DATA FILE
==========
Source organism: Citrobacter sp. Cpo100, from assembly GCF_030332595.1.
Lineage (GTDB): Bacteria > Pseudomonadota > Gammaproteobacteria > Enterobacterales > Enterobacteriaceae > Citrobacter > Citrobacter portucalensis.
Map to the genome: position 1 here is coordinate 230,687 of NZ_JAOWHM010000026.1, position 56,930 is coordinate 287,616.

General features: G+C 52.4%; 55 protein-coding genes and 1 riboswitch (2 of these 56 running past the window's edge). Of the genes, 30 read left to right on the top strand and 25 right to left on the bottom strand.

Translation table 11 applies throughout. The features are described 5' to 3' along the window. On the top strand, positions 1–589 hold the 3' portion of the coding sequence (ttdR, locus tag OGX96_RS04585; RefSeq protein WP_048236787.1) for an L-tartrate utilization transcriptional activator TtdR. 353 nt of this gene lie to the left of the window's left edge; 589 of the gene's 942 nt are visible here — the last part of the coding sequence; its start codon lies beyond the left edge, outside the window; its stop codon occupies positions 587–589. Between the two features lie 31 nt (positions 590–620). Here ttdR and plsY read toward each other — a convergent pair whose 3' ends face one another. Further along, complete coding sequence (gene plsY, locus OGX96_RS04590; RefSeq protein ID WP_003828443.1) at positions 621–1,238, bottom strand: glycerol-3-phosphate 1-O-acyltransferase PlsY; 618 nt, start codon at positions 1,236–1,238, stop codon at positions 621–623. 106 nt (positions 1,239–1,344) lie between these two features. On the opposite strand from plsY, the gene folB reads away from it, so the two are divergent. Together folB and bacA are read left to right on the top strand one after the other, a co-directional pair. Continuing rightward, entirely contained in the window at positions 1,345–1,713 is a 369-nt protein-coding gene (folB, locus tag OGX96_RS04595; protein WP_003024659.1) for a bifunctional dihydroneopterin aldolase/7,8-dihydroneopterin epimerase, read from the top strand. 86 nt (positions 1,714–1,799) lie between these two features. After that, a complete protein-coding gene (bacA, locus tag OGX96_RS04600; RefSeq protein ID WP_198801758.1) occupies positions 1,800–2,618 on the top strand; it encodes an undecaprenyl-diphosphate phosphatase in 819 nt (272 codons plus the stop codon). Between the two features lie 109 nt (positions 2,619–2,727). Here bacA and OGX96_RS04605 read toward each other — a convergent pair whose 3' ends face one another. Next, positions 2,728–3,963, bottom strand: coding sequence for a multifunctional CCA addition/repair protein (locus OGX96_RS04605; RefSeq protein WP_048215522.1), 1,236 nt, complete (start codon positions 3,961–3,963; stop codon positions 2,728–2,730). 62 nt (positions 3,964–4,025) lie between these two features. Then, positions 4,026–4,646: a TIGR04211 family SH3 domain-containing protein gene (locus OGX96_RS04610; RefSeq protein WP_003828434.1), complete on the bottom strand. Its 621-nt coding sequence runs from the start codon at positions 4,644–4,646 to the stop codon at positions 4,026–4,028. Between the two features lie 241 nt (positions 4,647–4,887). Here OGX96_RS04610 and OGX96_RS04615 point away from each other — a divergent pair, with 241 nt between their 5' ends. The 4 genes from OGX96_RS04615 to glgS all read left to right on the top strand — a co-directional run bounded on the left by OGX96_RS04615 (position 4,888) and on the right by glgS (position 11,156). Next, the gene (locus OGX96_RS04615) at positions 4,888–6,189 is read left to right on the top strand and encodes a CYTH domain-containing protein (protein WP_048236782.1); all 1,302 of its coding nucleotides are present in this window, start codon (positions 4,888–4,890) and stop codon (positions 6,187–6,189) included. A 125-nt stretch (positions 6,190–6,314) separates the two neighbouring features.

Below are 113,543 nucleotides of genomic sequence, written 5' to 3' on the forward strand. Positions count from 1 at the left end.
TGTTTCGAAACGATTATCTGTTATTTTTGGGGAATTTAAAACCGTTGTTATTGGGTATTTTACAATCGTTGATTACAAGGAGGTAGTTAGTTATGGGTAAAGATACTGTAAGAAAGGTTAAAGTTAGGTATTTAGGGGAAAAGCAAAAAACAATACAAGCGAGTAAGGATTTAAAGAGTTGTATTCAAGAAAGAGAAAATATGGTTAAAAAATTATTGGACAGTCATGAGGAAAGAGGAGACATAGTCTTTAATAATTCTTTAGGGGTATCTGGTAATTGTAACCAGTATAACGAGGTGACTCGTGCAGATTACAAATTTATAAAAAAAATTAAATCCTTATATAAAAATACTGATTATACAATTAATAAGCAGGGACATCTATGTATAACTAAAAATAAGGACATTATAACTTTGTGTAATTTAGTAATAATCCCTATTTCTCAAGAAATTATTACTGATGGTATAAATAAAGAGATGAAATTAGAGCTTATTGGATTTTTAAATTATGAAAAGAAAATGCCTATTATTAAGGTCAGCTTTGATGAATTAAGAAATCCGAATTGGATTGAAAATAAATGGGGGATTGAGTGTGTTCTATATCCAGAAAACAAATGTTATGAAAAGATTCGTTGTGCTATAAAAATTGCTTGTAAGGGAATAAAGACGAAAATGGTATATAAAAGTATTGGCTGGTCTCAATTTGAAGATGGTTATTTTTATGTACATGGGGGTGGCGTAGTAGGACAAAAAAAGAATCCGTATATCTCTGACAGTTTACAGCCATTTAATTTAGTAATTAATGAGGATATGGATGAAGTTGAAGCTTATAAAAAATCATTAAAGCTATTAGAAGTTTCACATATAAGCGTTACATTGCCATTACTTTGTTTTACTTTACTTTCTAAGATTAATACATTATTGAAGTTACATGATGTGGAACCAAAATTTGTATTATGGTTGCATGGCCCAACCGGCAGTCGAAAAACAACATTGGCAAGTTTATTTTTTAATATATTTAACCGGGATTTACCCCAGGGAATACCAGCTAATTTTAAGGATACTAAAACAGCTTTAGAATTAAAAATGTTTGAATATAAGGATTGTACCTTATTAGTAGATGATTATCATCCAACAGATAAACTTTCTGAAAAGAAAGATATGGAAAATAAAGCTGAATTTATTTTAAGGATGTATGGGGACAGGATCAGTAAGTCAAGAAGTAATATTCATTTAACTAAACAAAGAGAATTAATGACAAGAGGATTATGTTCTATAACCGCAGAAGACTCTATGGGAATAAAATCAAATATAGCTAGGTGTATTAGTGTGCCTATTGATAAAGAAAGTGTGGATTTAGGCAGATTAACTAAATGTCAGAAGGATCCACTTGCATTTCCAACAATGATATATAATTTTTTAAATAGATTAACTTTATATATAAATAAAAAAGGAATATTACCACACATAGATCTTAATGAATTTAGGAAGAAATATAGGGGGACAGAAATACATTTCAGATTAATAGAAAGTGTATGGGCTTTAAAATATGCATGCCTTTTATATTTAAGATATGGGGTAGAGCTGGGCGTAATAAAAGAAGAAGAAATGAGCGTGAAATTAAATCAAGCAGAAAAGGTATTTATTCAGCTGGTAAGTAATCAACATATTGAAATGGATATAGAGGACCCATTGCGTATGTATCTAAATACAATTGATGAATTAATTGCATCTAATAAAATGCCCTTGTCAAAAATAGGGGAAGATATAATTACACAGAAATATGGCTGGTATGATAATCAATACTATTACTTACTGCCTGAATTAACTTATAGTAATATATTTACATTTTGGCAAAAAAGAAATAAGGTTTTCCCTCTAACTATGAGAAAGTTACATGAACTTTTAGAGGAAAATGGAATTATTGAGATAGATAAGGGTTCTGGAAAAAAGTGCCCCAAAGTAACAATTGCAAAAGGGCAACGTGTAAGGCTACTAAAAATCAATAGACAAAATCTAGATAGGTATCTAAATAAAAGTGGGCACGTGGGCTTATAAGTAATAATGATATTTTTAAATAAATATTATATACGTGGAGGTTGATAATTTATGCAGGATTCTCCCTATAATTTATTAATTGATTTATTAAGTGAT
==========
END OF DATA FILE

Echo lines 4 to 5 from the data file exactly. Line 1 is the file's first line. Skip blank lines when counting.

General features: G+C 52.4%; 55 protein-coding genes and 1 riboswitch (2 of these 56 running past the window's edge). Of the genes, 30 read left to right on the top strand and 25 right to left on the bottom strand.

Translation table 11 applies throughout. The features are described 5' to 3' along the window. On the top strand, positions 1–589 hold the 3' portion of the coding sequence (ttdR, locus tag OGX96_RS04585; RefSeq protein WP_048236787.1) for an L-tartrate utilization transcriptional activator TtdR. 353 nt of this gene lie to the left of the window's left edge; 589 of the gene's 942 nt are visible here — the last part of the coding sequence; its start codon lies beyond the left edge, outside the window; its stop codon occupies positions 587–589. Between the two features lie 31 nt (positions 590–620). Here ttdR and plsY read toward each other — a convergent pair whose 3' ends face one another. Further along, complete coding sequence (gene plsY, locus OGX96_RS04590; RefSeq protein ID WP_003828443.1) at positions 621–1,238, bottom strand: glycerol-3-phosphate 1-O-acyltransferase PlsY; 618 nt, start codon at positions 1,236–1,238, stop codon at positions 621–623. 106 nt (positions 1,239–1,344) lie between these two features. On the opposite strand from plsY, the gene folB reads away from it, so the two are divergent. Together folB and bacA are read left to right on the top strand one after the other, a co-directional pair. Continuing rightward, entirely contained in the window at positions 1,345–1,713 is a 369-nt protein-coding gene (folB, locus tag OGX96_RS04595; protein WP_003024659.1) for a bifunctional dihydroneopterin aldolase/7,8-dihydroneopterin epimerase, read from the top strand. 86 nt (positions 1,714–1,799) lie between these two features. After that, a complete protein-coding gene (bacA, locus tag OGX96_RS04600; RefSeq protein ID WP_198801758.1) occupies positions 1,800–2,618 on the top strand; it encodes an undecaprenyl-diphosphate phosphatase in 819 nt (272 codons plus the stop codon). Between the two features lie 109 nt (positions 2,619–2,727). Here bacA and OGX96_RS04605 read toward each other — a convergent pair whose 3' ends face one another. Next, positions 2,728–3,963, bottom strand: coding sequence for a multifunctional CCA addition/repair protein (locus OGX96_RS04605; RefSeq protein WP_048215522.1), 1,236 nt, complete (start codon positions 3,961–3,963; stop codon positions 2,728–2,730). 62 nt (positions 3,964–4,025) lie between these two features. Then, positions 4,026–4,646: a TIGR04211 family SH3 domain-containing protein gene (locus OGX96_RS04610; RefSeq protein WP_003828434.1), complete on the bottom strand. Its 621-nt coding sequence runs from the start codon at positions 4,644–4,646 to the stop codon at positions 4,026–4,028. Between the two features lie 241 nt (positions 4,647–4,887). Here OGX96_RS04610 and OGX96_RS04615 point away from each other — a divergent pair, with 241 nt between their 5' ends. The 4 genes from OGX96_RS04615 to glgS all read left to right on the top strand — a co-directional run bounded on the left by OGX96_RS04615 (position 4,888) and on the right by glgS (position 11,156). Next, the gene (locus OGX96_RS04615) at positions 4,888–6,189 is read left to right on the top strand and encodes a CYTH domain-containing protein (protein WP_048236782.1); all 1,302 of its coding nucleotides are present in this window, start codon (positions 4,888–4,890) and stop codon (positions 6,187–6,189) included. A 125-nt stretch (positions 6,190–6,314) separates the two neighbouring features.